Past Grand National winners: where are they now?

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  • One For Arthur (winner 2017)

    One For Arthur

    The 12-year-old was retired from racing in November 2020. He was in training with Lucinda Russell, and the son of Milan provided Scotland with only their second National win, when ridden to victory by jockey Derek Fox.

    Rule The World (winner 2016)

    The 14-year-old provided his connections and trainer Mouse Morris with a “fairytale” triumph in the 2016 Grand National.

    He was retired quite young at the age of nine in 2016, following his big win. Although in good health when retired, the decision was made based on his previous pelvic injuries and that he deserved a happy retirement.

    He is now enjoying his retirement at his owner Michael O’Leary’s Gigginstown House Stud.

    Pineau De Re (winner 2014)

    Pineau De Re competing in his first one-day event at Aston Le Walls

    The 2014 Grand National winner, who provided Leighton Aspell with the first of his back-to-back wins, is now enjoying his second career as an eventer.

    The French-bred 18-year-old made his eventing debut in 2017 in an unaffiliated BE90 class at Aston-Le-Walls in Northamptonshire, under Lizzie Doolittle (pictured, above), and has since gone on to be placed in BE100 classes and has completed at BE novice too.

    Auroras Encore (winner 2013)

    Auroras Encore’s preparation for the 2013 Grand National may have been held up by snow drifts on the Yorkshire moors where he was trained, but didn’t stop him storming to a memorable nine-length victory.

    The 66-1 hero was retired in January 2014 after sustaining an injury in a race at Doncaster. He is enjoying life to the full at his trainer Sue Smith’s stables.

    Neptune Collonges (winner 2012)


    Neptune Collonges became only the third grey horse to win the Grand National when he got his head in front by just a nose to deny Sunnyhillboy.

    Now 20, “Nipper” has been kept busy — training for dressage competitions ridden by Lisa Hales, daughter of owner John Hales.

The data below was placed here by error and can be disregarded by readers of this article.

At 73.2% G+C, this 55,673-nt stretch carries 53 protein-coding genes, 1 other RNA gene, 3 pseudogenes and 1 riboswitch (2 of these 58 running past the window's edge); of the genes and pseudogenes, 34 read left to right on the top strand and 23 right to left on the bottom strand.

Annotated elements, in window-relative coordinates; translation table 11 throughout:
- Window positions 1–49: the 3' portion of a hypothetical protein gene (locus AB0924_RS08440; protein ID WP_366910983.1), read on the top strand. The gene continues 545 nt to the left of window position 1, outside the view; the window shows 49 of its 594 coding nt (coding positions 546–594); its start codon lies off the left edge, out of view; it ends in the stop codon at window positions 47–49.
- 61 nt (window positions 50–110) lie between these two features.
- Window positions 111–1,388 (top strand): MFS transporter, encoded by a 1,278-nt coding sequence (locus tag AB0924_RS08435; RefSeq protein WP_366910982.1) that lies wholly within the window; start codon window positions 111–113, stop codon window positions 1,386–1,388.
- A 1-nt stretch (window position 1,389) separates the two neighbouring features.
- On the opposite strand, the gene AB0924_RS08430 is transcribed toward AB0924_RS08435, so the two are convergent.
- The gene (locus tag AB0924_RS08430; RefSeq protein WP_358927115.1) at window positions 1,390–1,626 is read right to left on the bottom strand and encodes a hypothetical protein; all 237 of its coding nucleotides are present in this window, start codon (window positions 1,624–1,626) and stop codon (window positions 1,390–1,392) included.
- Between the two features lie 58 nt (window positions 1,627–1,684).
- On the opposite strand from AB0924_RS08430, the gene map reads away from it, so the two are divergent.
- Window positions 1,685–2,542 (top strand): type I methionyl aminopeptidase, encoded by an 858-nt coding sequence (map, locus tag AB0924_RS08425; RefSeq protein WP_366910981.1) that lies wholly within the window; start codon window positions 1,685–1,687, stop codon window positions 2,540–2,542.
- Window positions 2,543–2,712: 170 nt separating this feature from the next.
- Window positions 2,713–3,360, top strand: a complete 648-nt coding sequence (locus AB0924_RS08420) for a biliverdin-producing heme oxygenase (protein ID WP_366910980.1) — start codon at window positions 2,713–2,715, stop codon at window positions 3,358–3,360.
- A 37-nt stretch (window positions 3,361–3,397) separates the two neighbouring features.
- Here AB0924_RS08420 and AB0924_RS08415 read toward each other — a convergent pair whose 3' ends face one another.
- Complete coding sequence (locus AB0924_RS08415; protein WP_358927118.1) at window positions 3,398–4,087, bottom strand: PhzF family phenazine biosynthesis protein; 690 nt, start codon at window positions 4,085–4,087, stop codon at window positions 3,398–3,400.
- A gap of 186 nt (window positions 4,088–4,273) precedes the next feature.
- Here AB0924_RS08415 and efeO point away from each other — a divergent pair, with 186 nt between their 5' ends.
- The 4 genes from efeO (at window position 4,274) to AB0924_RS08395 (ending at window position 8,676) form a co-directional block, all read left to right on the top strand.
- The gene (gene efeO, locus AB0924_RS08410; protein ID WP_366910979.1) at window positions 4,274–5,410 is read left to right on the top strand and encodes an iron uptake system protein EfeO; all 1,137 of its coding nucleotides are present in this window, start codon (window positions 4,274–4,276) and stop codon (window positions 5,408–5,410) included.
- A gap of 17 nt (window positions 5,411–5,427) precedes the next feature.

He often takes part in the annual Aintree parade of champions and has also visited the Alder Hey Children’s Hospital in Liverpool during the Grand National meeting.

    Don’t Push It (winner 2010)


    Don’t Push It gave record-breaking champion jockey AP McCoy his elusive Grand National win at the 15th attempt. He was third in the race 12 months later and retired in 2012.

    Always a somewhat quirky character who preferred the company of sheep to racehorses when in training with Jonjo O’Neill, 21-year-old Don’t Push It is now settled in retirement at Martinstown Stud in Ireland.

    Mon Mome (winner 2009)


    The 21-year-old retired aged 13 in 2013 and remained in the familiar surroundings of his trainer Venetia Williams’ Herefordshire yard.

    Only the fifth 100-1 chance in history to win the race, who was ridden by the late Liam Treadwell, Mon Mome loves to be kept busy and, since his retirement, has taken part in shows, including winning a novice thoroughbred-in-hand class.

    Silver Birch (winner 2007)


    A spell cross-country chasing sharpened up Silver Birch for a 33-1 surprise win under jockey Robbie Power.

    Now aged 24, Silver Birch’s racing career didn’t finish until he was a teenager, when he was retired in 2010. He has since taken part in racehorse-to-riding-horse events at venues such as the Royal Dublin Show.

    Numbersixvalverde (winner 2006)


    Named after his owner Bernard Carroll’s holiday home in Portugal, Numbersixvalverde gave jockey Niall Madden a thrilling win on his first Grand National ride, aged just 20, in 2006.

    The 25-year-old has taken successfully to other disciplines since his retirement in 2009, including dressage. He still lives in the same racing yard in County Kildare where he was trained for his Aintree victory by Martin Brassil.

    Hedgehunter (winner 2005) & Ballabriggs (winner 2011)


    Both former Grand National victors — 25-year-old Hedgehunter and 20-year-old Ballabriggs — are enjoying their retirement at their owner Trevor Hemmings’ stud on the Isle of Man, where they share a paddock.

    Hedghunter (pictured, above left) ran in five Grand Nationals (winning in 2005 for Willie Mullins) and was retired in April 2008 aged 12, having amassed just under £800,000 in prize money.

    Ballabriggs (pictured, above right) enabled trainer Donald McCain to follow in his illustrious father Ginger’s footsteps when winning in 2011. He was retired in April 2013 after pulling up in the Grand National — he had run 28 races and won seven.

    Read the full report from the Grand National in the 15 April issue of the magazine

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